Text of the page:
DNS caching: Squid, BIND or anything else?
materribile at yahoo.com
Sat Aug 6 14:31:23 GMT 2005
> +++ B. Bonev [05-08-05 12:02 +0300]:
> | > My question is what's the difference between Squid DNS caching and
> | BIND
> | > and other programs that cache DNS requests?
> | BIND is a DNS server. It will reply to DNS queries from others. Squid
> | DNS won't reply to others DNS queries.
> | I want just DNS caching. Is Squid is enough for that task?
> I think you are misunderstanding something. Can you please tell us what
> exactly you are trying to achieve? As per my understanding, if you are
> looking for DNS caching, you can't use squid. You need DNS caching
> server, which can be BIND (comes in base system).
It's been about four years since I had the hood open on squid, so I'll
hazard a guess based on my work on another web cache (that didn't reach
the market due to some bad corporate strategy).
BIND will provide DNS caching as a service to other programs; that's its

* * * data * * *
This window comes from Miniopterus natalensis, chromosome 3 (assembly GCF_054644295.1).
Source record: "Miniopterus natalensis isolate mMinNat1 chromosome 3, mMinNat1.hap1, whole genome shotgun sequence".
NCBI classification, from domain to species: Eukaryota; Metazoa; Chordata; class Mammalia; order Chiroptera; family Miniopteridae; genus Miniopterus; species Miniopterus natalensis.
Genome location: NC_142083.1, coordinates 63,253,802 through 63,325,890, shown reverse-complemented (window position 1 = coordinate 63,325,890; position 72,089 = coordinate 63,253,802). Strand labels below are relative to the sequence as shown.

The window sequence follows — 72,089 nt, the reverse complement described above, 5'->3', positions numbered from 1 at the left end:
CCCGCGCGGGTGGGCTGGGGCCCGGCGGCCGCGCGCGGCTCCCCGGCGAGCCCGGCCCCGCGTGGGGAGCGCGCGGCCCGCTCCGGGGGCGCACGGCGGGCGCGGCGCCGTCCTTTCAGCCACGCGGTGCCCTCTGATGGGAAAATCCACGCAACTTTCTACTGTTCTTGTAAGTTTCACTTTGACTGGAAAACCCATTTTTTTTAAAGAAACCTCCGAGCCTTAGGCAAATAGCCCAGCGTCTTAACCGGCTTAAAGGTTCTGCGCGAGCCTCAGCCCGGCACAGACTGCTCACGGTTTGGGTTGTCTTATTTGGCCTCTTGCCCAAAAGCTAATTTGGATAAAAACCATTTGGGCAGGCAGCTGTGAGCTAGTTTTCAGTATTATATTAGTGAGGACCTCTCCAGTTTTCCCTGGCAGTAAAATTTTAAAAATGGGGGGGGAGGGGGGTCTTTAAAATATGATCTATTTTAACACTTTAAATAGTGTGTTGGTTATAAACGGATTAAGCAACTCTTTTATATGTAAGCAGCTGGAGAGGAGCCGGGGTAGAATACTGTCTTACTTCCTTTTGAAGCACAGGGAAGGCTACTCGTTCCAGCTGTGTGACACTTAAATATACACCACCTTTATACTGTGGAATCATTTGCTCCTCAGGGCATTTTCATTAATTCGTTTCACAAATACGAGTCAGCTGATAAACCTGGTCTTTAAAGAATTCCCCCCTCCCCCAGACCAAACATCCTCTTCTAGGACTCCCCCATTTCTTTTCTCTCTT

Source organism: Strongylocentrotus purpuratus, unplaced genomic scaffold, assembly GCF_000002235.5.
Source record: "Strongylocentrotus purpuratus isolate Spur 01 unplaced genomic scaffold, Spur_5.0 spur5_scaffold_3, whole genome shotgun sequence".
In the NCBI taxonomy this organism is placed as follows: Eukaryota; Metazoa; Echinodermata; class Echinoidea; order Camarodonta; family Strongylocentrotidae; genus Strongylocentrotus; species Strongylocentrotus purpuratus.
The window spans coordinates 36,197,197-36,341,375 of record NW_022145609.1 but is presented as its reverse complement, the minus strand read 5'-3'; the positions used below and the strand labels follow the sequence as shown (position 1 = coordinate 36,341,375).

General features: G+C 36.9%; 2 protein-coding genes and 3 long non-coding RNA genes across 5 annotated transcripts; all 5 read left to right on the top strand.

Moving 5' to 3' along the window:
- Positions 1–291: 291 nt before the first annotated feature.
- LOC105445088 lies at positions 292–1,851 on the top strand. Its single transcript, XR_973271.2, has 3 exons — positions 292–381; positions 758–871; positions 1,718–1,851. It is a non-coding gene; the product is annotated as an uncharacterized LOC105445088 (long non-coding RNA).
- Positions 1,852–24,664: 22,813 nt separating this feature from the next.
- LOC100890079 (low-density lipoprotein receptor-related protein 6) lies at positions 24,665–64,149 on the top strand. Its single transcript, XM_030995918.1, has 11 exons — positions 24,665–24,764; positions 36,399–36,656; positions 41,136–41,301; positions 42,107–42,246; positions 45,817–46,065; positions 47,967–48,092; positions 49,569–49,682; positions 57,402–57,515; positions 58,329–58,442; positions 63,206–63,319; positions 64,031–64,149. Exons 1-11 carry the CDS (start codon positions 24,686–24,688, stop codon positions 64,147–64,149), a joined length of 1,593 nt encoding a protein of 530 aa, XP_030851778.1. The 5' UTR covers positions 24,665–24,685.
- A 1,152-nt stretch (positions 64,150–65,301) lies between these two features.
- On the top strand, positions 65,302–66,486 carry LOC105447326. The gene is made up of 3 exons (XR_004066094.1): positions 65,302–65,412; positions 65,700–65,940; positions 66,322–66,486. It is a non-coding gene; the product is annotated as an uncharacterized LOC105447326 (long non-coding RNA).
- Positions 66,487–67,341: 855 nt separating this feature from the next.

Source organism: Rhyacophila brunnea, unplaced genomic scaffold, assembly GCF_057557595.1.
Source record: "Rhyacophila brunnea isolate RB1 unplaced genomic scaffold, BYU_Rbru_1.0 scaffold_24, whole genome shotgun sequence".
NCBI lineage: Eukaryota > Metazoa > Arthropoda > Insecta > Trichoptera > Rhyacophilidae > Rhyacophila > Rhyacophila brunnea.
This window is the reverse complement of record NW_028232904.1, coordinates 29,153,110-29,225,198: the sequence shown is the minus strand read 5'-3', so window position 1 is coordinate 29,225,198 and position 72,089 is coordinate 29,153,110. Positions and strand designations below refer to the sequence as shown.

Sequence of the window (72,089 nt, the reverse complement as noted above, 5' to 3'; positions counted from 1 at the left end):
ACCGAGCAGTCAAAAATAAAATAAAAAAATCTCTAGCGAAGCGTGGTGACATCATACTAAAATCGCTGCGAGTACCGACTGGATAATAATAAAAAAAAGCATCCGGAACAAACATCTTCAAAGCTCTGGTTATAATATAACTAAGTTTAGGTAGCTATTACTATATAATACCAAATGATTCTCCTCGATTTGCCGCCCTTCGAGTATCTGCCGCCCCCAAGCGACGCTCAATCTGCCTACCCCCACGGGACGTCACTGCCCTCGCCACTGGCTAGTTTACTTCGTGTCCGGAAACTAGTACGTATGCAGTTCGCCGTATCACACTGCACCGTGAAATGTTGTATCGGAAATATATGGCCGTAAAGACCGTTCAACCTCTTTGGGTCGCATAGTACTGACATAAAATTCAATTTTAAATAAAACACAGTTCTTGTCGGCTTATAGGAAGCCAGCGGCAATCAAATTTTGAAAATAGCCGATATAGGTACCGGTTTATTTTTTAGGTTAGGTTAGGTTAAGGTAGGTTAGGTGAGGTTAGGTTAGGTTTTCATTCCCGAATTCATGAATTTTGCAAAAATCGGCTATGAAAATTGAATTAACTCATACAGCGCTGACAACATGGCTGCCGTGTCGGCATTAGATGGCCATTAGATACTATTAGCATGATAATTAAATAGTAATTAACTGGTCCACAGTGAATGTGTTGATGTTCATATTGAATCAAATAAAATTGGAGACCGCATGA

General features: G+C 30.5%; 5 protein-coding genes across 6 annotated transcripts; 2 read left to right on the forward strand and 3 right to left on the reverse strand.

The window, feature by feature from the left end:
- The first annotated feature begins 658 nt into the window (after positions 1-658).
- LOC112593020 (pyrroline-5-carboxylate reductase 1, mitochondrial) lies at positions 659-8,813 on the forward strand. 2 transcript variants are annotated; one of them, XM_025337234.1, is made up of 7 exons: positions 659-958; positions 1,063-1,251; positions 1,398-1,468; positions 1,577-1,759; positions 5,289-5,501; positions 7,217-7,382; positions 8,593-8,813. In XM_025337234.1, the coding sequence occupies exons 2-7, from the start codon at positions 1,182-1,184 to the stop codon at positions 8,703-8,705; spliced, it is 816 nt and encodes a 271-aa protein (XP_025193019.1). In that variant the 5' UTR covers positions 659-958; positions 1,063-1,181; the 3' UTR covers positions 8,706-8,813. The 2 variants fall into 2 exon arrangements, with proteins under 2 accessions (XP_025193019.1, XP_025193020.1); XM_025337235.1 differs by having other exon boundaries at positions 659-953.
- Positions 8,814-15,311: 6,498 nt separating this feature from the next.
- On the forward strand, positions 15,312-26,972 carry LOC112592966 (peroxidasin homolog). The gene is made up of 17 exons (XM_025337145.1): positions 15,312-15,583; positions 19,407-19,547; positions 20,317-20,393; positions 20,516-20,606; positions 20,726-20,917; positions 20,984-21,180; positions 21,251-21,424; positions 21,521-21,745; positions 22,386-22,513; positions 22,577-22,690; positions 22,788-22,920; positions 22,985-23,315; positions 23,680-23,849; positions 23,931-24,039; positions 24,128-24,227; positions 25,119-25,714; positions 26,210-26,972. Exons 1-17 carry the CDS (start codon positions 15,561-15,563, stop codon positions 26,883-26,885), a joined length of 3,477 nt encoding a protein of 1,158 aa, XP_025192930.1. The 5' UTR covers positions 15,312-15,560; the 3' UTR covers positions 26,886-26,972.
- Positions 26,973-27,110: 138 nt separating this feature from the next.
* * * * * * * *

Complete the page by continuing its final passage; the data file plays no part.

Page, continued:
job. If squid or any other program NOT in the DNS business does DNS caching,
it's to improve its own performance. How? Well, for one thing, going out
to BIND requires messaging to another process. That slows things down.
For another, the basic name-server library interface is blocking. If you
want to use a few threads, running non-blocking and moving fast, you have
to send those messages out yourself. (Why not use threads? If you're
handling over a thousand requests per second, any backlog on DNS could put
thousands of lookups on hold; that's thousands of threads and you're tying
up megabytes instead of the tens or hundreds of bytes that a lookup-in-
progress record would take. You could also be tying up a socket and file
descriptor for each, which is a greater cost on a cache. Ask someone about
the time to shut down the tcp FDs that the web uses.) If you're going to
go to that much trouble, you might as well cache the results; you'll be
getting back the expiration time information anyway.
On the other side, the DNS system can deal with many kinds of records.
Squid only cares about those that it needs to resolve web page lookups.
And it doesn't want to cache any that it doesn't need, because that
takes valuable main memory. What's more, if a web page isn't needed in a
while, squid >could< drop the records from the cache, even if they haven't
expired. BIND might be forced to do that, too (I don't know) but it could
also keep them on disk for a while. Squid has another job to worry about.
So if squid does DNS caching, it's almost certainly doing it for its own
benefit, and not paying the price of being a generic DNS server.
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